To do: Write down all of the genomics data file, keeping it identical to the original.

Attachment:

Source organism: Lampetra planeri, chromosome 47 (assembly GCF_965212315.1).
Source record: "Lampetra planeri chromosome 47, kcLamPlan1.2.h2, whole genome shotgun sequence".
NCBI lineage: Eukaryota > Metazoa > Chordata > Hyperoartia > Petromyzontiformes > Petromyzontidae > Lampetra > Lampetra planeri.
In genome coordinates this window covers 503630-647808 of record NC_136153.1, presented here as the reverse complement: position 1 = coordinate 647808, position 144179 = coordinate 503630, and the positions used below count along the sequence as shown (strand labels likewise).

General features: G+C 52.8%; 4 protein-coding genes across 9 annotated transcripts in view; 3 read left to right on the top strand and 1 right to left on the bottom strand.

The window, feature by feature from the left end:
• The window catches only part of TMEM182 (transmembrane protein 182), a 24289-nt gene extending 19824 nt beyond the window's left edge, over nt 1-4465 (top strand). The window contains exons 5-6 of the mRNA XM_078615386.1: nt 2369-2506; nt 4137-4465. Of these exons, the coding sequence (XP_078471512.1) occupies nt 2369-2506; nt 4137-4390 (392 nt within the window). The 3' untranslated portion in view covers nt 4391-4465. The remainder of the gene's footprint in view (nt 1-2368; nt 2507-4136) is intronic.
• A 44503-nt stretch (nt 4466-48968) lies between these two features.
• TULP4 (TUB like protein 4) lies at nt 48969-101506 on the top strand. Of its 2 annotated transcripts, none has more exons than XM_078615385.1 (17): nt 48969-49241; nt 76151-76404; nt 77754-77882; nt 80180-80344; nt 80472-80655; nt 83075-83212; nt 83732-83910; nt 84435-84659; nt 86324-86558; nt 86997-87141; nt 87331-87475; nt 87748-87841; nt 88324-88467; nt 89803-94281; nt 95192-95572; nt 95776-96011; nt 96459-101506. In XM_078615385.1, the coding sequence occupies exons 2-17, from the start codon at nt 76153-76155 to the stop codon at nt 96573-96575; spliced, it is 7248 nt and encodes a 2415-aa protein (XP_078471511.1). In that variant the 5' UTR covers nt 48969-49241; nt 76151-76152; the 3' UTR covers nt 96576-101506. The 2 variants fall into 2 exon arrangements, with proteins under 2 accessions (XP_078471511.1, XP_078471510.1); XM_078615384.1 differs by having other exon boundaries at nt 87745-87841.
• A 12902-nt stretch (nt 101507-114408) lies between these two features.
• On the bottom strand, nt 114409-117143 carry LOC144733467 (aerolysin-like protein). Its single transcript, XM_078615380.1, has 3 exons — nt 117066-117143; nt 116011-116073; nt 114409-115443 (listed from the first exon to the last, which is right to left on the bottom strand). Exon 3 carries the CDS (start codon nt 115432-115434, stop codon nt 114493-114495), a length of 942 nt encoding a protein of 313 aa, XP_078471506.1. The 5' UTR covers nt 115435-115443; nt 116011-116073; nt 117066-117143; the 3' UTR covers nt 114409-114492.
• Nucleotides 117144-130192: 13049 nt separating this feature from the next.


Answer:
Source organism: Lampetra planeri, chromosome 47 (assembly GCF_965212315.1).
Source record: "Lampetra planeri chromosome 47, kcLamPlan1.2.h2, whole genome shotgun sequence".
NCBI lineage: Eukaryota > Metazoa > Chordata > Hyperoartia > Petromyzontiformes > Petromyzontidae > Lampetra > Lampetra planeri.
In genome coordinates this window covers 503630-647808 of record NC_136153.1, presented here as the reverse complement: position 1 = coordinate 647808, position 144179 = coordinate 503630, and the positions used below count along the sequence as shown (strand labels likewise).

General features: G+C 52.8%; 4 protein-coding genes across 9 annotated transcripts in view; 3 read left to right on the top strand and 1 right to left on the bottom strand.

The window, feature by feature from the left end:
• The window catches only part of TMEM182 (transmembrane protein 182), a 24289-nt gene extending 19824 nt beyond the window's left edge, over nt 1-4465 (top strand). The window contains exons 5-6 of the mRNA XM_078615386.1: nt 2369-2506; nt 4137-4465. Of these exons, the coding sequence (XP_078471512.1) occupies nt 2369-2506; nt 4137-4390 (392 nt within the window). The 3' untranslated portion in view covers nt 4391-4465. The remainder of the gene's footprint in view (nt 1-2368; nt 2507-4136) is intronic.
• A 44503-nt stretch (nt 4466-48968) lies between these two features.
• TULP4 (TUB like protein 4) lies at nt 48969-101506 on the top strand. Of its 2 annotated transcripts, none has more exons than XM_078615385.1 (17): nt 48969-49241; nt 76151-76404; nt 77754-77882; nt 80180-80344; nt 80472-80655; nt 83075-83212; nt 83732-83910; nt 84435-84659; nt 86324-86558; nt 86997-87141; nt 87331-87475; nt 87748-87841; nt 88324-88467; nt 89803-94281; nt 95192-95572; nt 95776-96011; nt 96459-101506. In XM_078615385.1, the coding sequence occupies exons 2-17, from the start codon at nt 76153-76155 to the stop codon at nt 96573-96575; spliced, it is 7248 nt and encodes a 2415-aa protein (XP_078471511.1). In that variant the 5' UTR covers nt 48969-49241; nt 76151-76152; the 3' UTR covers nt 96576-101506. The 2 variants fall into 2 exon arrangements, with proteins under 2 accessions (XP_078471511.1, XP_078471510.1); XM_078615384.1 differs by having other exon boundaries at nt 87745-87841.
• A 12902-nt stretch (nt 101507-114408) lies between these two features.
• On the bottom strand, nt 114409-117143 carry LOC144733467 (aerolysin-like protein). Its single transcript, XM_078615380.1, has 3 exons — nt 117066-117143; nt 116011-116073; nt 114409-115443 (listed from the first exon to the last, which is right to left on the bottom strand). Exon 3 carries the CDS (start codon nt 115432-115434, stop codon nt 114493-114495), a length of 942 nt encoding a protein of 313 aa, XP_078471506.1. The 5' UTR covers nt 115435-115443; nt 116011-116073; nt 117066-117143; the 3' UTR covers nt 114409-114492.
• Nucleotides 117144-130192: 13049 nt separating this feature from the next.